Artwork by Sorel Etrog,  La Dance
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Cowley Abbott
326 Dundas St West
Toronto ON M5T 1G5
Ph. 1(416)479-9703

Lot #12

Sorel Etrog
La Dance

bronze
stamped signature and numbered 5/7
19.25 x 14 x 6.25 ins ( 48.9 x 35.6 x 15.9 cms ) ( overall )

Estimated: $25,000.00$20,000.00 - $25,000.00

Closes June 2nd at 02:00:00 PM EDT

Estimated: $25,000.00$20,000.00 - $25,000.00

Next bid is $19,000.00

Current bid is $18,000.00
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Provenance:
Private Collection, Ontario
Literature:
Theodore Allen Heinrich, Introduction to “Etrog: Painting on Wood/ Sculptures/ Drawings”, Gallery Moos, Toronto, 1959, unpaginated

“La Dance” exemplifies Sorel Etrog’s masterful marriage of the organic and the mechanical in his art practice. The intertwined sinuous bodies of the dancers rhythmically curve and undulate in balanced symmetry to one another, linking at their armatures and torsos thus unifying two bodies into one.

Etrog was inspired by the performing arts and regularly imbued his sculptural and painterly works with fluid musicality. Designing avante-garde costumes for dance productions and collaborating with musicians, dancers and writers deepened the artist's understanding and love of music and the limits of bodily expression within the wider discussion of art. Theodore Allen Heinrich wrote: “[Etrog] has a strongly musical sense for rhythms, balances and silence. He has a profound capacity for experiencing and conveying emotion. His work is imbued with poetic fantasy... Above all he has something to say. The adventurous art of Sorel Etrog is centred on increasingly simple but constantly more meaningful form in conjunction with intricately subtle balances of movement, weight and colour.”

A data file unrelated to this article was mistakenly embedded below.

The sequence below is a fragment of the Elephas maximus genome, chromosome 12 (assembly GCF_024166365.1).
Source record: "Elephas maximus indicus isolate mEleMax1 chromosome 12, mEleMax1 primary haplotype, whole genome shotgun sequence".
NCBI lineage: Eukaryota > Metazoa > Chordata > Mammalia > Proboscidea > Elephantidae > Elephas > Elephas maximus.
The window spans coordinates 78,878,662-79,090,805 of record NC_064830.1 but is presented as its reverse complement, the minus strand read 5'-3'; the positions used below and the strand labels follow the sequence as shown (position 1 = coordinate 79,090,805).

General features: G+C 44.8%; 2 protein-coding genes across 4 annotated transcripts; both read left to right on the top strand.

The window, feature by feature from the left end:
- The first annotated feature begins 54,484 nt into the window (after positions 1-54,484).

“La Dance” speaks to the human condition and relationships to others. The link motif functions as a visual representation of a psychological state regarding the interconnectedness of the body to itself and others. The link can bind opposites creating both tension and balance of these elements within the sculptural form.
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Cowley Abbott
326 Dundas St West
Toronto ON M5T 1G5
Ph. 1(416)479-9703


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Sorel Etrog
(1933 - 2014) RCA

Born in Jassy, Romania, he studied painting there between 1949 and 1950, and emigrated to Israel where he studied at the Institute of Painting and Sculpture at Tel-Aviv. In 1958 he won a scholarship to the Brooklyn Museum of Art in New York. Later a resident of Toronto, he commuted to his Toronto studio located in a factory overlooking the city’s waterfront.

In reviewing his sculpture, W. J. Withrow, Director, the Art Gallery of Toronto, noted, “. . . In all his work to this date there had been a tendency to combine free, curving lines with geometric shapes and this uneasy combination continued to challenge him in his sculpture . . .” Using for example Etrog’s “Blossom”, a 42” high work in bronze, Withrow continued, “. . . Blossom . . . is one of his first sculptures to meld successfully the organic and the mathematical. It is also a work which illustrates very well Etrog’s preoccupation with evolution: birth, youth, maturity and constant change . . . In spite of new developments all his 1964 work retains certain familiar continuing qualities: a wonderful sense of mass related to but unburdened by the demands of gravity and that unique and peculiar proclivity to corkscrew the masses in space.”

Sorel Etrog’s work develops a complex visual vocabulary that explores time and the permanent bond between the plastic arts, with architecture on one hand, and society on the other. Etrog explores spontaneous symbols, primal elements and the relationship between form and symbol. The artist described his art as "tension created by pulling together and pulling apart, with being stuck and being freed, a world of grabbing and holding on and losing hold...bringing shapes together but at the same time giving each an independence."Etrog continued to develop his new concepts through his personal sculpture and attracted considerable attention in art circles. His work varies in height from half a foot to over six feet.

Etrog designed Canada's top film award in 1968, "the Genie" statuette (which was known as "the Etrog" until 1980). He received several important commissions, including those for Expo ’67, Montreal; SunLife Centre, Toronto; Windsor Sculpture Garden, Windsor, Ontario; Los Angeles County Museum, and Olympic Park in Seoul, Korea.

Sources: "A Dictionary of Canadian Artists, Volume I: A-F", compiled by Colin S. MacDonald, Canadian Paperbacks Publishing Ltd, Ottawa, 1977